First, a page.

Attracting the Good Bugs
The ladybird is almost universally recognised as the ‘good bug’ in our gardens. But did you know that there are hundreds of beneficial insects (or good bugs), reptiles, spiders and microbes, maybe even thousands, hard at work in our gardens?
Or to be honest, they should be there but they might not be because they could have been wiped out by poisons (even organic ones), insufficient food (too few flowers), no shelter (mulch) or a lack of water.
“In the long term,” says agricultural scientist Johan Gerber, “these organisms play a role in the natural control of pests in the garden.” Johan is a tireless campaigner for environmentally responsible gardening. For any gardener wanting to share the garden space in a mutually beneficial way, his book, The Garden Guardian’s guide to environmentally responsible garden care, is both instructive and inspiring. Restoring the balance The use of pesticides is a major reason for the lack of beneficial insects in the garden, but not the only reason, says Johan. Low-maintenance gardens consisting mainly of evergreen shrubs, extensive paved or built areas, limited plant diversity, barren soil, and the absence of water, mulch, compost heaps, shrubs, grass and trees for shelter, does not create a conducive space for the various forms of natural wildlife.
Not using any pesticides is obviously the safest option. If pests are a problem, especially in the vegetable garden, spray only the infested plants with an insecticide that specifically targets the pest. “Never spray each and every plant just for the sake of spraying,” says Johan.
Some other pointers:
- Broad-spectrum insecticides for large beetles generally eradicate many beneficial predatory insects.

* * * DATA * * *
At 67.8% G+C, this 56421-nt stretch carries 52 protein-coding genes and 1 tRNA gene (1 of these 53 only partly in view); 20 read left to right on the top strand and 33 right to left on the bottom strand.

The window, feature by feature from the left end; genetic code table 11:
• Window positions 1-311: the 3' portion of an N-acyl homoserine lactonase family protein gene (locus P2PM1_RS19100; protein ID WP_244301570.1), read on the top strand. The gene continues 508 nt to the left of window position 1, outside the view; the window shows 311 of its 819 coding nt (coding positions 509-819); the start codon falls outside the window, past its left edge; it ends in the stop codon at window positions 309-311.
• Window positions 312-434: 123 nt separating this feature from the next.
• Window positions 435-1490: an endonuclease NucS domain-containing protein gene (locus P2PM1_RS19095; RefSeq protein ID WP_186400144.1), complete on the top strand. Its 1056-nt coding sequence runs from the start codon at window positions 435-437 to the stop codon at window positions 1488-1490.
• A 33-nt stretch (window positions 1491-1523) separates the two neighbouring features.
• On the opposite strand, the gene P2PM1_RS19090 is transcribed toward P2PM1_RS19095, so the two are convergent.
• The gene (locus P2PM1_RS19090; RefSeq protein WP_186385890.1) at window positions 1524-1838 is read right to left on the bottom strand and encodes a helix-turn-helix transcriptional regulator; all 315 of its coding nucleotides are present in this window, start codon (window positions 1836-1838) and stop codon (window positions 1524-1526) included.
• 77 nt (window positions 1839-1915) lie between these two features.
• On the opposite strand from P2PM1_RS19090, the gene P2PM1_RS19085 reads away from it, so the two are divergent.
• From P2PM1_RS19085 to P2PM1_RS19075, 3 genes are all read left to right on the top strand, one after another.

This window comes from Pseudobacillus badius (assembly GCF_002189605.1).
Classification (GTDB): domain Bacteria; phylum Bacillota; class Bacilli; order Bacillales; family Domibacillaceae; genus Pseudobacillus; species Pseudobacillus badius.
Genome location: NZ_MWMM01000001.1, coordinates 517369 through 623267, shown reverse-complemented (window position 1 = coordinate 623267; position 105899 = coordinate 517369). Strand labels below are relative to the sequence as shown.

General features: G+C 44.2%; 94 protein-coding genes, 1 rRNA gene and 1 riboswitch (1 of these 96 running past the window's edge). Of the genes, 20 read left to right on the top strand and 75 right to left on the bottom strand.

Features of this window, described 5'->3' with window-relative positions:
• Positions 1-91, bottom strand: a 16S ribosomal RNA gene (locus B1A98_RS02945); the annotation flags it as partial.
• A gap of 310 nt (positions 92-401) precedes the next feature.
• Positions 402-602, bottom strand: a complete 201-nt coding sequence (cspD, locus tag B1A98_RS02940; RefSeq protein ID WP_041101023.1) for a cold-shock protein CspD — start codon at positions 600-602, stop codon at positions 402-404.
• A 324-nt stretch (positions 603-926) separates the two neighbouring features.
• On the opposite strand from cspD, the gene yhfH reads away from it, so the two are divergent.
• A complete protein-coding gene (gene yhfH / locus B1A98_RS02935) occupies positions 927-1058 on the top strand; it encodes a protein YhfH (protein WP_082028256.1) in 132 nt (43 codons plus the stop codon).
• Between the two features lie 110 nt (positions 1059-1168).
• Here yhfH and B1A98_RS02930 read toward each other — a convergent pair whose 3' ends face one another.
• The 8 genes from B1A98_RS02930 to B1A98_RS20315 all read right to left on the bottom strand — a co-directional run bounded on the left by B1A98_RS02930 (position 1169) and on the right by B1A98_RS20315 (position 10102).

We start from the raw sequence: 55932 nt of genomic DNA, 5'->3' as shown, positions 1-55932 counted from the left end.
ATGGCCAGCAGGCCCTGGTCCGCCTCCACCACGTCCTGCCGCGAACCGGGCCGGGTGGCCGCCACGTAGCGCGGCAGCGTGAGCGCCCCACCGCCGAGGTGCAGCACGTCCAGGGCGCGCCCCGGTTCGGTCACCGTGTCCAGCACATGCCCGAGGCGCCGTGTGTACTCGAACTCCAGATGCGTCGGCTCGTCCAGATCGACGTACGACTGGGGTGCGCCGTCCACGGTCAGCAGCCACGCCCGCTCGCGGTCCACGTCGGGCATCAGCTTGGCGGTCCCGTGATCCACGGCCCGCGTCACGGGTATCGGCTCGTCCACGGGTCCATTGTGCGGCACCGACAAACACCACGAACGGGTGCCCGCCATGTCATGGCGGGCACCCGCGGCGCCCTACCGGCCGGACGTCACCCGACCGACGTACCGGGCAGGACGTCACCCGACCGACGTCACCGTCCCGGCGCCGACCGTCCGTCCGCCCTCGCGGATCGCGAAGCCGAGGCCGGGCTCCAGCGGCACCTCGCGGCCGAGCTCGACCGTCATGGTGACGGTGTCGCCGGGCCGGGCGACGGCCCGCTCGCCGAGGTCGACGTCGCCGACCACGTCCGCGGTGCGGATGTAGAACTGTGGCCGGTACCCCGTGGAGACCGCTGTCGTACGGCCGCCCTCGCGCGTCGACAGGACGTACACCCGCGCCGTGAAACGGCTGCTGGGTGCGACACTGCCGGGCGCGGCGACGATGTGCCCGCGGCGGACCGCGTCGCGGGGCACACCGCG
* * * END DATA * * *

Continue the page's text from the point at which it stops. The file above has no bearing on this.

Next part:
- Even when using an organic insecticide, read the enclosed pamphlet for its actions and secondary effects. For instance, an insecticide containing natural pyrethrin will kill adult ladybirds on contact.
- Insecticides containing garlic act as repellents.
- Canola oil or other oil has a smothering action but can adversely affect spiders.
- Pesticides that are least likely to harm beneficial insects are biological insecticides such as those containing Bacillus thuringiensis var. kurstaki (Margaret Roberts Biological Caterpillar Insecticide) for eradicating leaf-eating caterpillars.
- Use natural methods where possible. Wash off the pests with a strong jet of water, remove by hand, and interplant with trap crops (nasturtiums, fennel) that draw pests away from the crop. Healthy soil produces strong, healthy plants that withstand pest damage.
- Look for a product like Larvae Pro from Ecobuz, which is a biological bacteria that contains a protein that when ingested stops the Lepidopteran larvae pests from eating. This product is host specific so beneficial insects are not harmed.
More flowers Equals More Good Bugs